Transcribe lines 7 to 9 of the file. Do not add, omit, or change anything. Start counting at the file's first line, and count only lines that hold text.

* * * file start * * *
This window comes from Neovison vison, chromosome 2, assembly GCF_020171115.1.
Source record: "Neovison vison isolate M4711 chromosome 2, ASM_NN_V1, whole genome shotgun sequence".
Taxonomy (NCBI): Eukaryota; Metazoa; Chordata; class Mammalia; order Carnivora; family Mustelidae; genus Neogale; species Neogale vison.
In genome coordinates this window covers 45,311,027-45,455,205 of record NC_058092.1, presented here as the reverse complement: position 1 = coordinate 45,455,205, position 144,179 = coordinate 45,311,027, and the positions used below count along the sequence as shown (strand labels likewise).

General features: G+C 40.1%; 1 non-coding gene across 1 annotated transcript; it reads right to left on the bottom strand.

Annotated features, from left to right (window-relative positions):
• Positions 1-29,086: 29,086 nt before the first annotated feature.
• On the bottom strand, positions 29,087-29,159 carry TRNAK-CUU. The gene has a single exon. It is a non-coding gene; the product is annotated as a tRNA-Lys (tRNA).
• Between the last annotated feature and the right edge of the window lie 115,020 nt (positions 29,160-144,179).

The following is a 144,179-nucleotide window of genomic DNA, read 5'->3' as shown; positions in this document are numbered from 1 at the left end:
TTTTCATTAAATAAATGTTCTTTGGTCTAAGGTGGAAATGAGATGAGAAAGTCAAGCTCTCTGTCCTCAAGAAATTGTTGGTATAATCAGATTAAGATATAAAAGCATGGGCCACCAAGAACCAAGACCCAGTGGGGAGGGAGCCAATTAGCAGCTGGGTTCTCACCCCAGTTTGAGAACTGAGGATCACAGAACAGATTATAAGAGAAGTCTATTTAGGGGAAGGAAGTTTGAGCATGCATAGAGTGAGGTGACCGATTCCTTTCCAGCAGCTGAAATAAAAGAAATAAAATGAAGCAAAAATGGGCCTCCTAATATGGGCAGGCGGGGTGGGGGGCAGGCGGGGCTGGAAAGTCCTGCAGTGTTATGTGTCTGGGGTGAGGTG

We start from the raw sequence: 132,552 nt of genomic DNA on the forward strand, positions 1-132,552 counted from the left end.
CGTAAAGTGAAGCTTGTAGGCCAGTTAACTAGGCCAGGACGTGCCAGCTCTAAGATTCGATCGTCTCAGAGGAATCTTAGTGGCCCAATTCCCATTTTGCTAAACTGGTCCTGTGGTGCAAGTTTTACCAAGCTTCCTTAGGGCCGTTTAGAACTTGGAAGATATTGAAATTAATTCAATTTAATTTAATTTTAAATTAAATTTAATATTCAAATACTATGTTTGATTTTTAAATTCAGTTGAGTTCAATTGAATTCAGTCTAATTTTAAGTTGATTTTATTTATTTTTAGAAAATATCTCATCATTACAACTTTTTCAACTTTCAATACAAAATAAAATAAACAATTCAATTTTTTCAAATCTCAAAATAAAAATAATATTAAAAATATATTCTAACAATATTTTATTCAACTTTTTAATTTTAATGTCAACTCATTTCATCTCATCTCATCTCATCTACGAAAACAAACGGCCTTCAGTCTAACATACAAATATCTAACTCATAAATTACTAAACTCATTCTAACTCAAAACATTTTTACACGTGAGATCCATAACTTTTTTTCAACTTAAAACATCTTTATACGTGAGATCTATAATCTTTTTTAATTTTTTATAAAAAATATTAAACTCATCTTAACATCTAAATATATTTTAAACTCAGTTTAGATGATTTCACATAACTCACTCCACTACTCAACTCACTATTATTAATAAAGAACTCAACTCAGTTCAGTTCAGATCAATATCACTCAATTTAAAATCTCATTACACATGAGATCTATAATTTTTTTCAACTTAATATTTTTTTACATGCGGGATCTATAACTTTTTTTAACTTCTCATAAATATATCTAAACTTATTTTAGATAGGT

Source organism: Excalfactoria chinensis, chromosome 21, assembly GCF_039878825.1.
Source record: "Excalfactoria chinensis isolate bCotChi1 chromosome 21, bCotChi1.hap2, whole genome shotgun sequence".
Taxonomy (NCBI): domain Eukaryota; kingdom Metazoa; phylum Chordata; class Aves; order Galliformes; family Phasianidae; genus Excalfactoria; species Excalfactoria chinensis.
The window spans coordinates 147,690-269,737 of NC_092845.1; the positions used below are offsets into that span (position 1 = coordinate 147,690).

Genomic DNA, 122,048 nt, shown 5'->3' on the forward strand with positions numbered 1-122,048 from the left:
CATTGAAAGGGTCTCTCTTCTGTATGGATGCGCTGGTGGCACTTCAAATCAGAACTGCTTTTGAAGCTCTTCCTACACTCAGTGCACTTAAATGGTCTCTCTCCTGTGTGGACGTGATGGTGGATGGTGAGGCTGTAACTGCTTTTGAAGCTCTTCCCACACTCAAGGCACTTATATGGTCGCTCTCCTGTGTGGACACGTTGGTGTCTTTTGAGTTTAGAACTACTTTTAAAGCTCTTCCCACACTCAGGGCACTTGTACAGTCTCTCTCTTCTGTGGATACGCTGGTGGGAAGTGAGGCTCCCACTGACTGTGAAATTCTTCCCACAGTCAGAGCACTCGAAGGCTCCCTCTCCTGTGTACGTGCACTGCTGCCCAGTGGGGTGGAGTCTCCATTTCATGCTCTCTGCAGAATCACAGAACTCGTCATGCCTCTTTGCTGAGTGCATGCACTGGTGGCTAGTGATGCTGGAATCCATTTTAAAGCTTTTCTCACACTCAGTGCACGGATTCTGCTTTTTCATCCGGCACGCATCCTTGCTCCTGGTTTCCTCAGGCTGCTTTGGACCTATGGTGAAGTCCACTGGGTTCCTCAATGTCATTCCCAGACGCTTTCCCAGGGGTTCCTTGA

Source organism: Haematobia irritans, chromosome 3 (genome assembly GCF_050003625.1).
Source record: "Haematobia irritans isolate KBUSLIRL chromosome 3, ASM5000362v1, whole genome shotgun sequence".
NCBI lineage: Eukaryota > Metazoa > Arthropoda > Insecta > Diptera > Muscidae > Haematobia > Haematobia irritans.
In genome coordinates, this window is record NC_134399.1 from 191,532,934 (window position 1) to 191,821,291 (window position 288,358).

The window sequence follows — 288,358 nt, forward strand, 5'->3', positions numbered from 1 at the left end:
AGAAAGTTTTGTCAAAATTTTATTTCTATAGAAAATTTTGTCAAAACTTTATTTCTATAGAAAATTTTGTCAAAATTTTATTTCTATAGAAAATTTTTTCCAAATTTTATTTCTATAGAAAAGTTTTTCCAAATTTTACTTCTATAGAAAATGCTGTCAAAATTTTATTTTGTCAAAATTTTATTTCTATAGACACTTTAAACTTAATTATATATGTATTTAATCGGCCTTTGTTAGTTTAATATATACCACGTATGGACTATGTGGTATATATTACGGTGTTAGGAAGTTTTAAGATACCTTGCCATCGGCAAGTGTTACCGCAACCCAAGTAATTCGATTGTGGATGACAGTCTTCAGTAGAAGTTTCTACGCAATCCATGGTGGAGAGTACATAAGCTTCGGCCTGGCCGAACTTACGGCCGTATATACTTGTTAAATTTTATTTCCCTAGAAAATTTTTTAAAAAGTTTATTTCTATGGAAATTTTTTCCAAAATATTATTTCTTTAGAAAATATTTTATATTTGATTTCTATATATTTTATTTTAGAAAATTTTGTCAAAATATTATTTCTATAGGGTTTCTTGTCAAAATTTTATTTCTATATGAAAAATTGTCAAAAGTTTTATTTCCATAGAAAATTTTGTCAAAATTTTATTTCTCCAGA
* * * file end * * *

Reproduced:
• Positions 1-29,086: 29,086 nt before the first annotated feature.
• On the bottom strand, positions 29,087-29,159 carry TRNAK-CUU. The gene has a single exon. It is a non-coding gene; the product is annotated as a tRNA-Lys (tRNA).
• Between the last annotated feature and the right edge of the window lie 115,020 nt (positions 29,160-144,179).